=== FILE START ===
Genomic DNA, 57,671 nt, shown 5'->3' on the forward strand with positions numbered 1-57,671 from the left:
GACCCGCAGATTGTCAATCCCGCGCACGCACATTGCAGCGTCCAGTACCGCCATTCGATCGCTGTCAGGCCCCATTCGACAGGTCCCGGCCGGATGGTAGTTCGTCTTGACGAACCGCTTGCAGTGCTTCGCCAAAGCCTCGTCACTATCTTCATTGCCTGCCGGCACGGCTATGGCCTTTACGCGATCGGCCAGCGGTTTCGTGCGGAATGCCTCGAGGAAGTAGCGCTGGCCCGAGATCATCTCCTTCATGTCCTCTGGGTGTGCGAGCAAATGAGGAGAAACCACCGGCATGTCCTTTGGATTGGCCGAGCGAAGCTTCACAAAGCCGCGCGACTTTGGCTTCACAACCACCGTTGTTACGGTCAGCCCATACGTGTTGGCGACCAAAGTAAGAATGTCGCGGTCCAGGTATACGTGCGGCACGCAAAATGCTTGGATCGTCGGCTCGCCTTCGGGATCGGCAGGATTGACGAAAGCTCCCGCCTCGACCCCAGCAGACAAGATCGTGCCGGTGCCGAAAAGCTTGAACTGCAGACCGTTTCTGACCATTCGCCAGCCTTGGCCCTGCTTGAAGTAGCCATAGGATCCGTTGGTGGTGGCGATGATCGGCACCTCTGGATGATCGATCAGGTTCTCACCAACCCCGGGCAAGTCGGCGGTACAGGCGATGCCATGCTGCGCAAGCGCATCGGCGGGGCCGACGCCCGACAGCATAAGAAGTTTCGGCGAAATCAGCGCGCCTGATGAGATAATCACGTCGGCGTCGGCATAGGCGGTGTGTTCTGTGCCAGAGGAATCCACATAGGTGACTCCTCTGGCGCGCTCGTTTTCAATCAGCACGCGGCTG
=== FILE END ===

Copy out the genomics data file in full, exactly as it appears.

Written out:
Genomic DNA, 57,671 nt, shown 5'->3' on the forward strand with positions numbered 1-57,671 from the left:
GACCCGCAGATTGTCAATCCCGCGCACGCACATTGCAGCGTCCAGTACCGCCATTCGATCGCTGTCAGGCCCCATTCGACAGGTCCCGGCCGGATGGTAGTTCGTCTTGACGAACCGCTTGCAGTGCTTCGCCAAAGCCTCGTCACTATCTTCATTGCCTGCCGGCACGGCTATGGCCTTTACGCGATCGGCCAGCGGTTTCGTGCGGAATGCCTCGAGGAAGTAGCGCTGGCCCGAGATCATCTCCTTCATGTCCTCTGGGTGTGCGAGCAAATGAGGAGAAACCACCGGCATGTCCTTTGGATTGGCCGAGCGAAGCTTCACAAAGCCGCGCGACTTTGGCTTCACAACCACCGTTGTTACGGTCAGCCCATACGTGTTGGCGACCAAAGTAAGAATGTCGCGGTCCAGGTATACGTGCGGCACGCAAAATGCTTGGATCGTCGGCTCGCCTTCGGGATCGGCAGGATTGACGAAAGCTCCCGCCTCGACCCCAGCAGACAAGATCGTGCCGGTGCCGAAAAGCTTGAACTGCAGACCGTTTCTGACCATTCGCCAGCCTTGGCCCTGCTTGAAGTAGCCATAGGATCCGTTGGTGGTGGCGATGATCGGCACCTCTGGATGATCGATCAGGTTCTCACCAACCCCGGGCAAGTCGGCGGTACAGGCGATGCCATGCTGCGCAAGCGCATCGGCGGGGCCGACGCCCGACAGCATAAGAAGTTTCGGCGAAATCAGCGCGCCTGATGAGATAATCACGTCGGCGTCGGCATAGGCGGTGTGTTCTGTGCCAGAGGAATCCACATAGGTGACTCCTCTGGCGCGCTCGTTTTCAATCAGCACGCGGCTG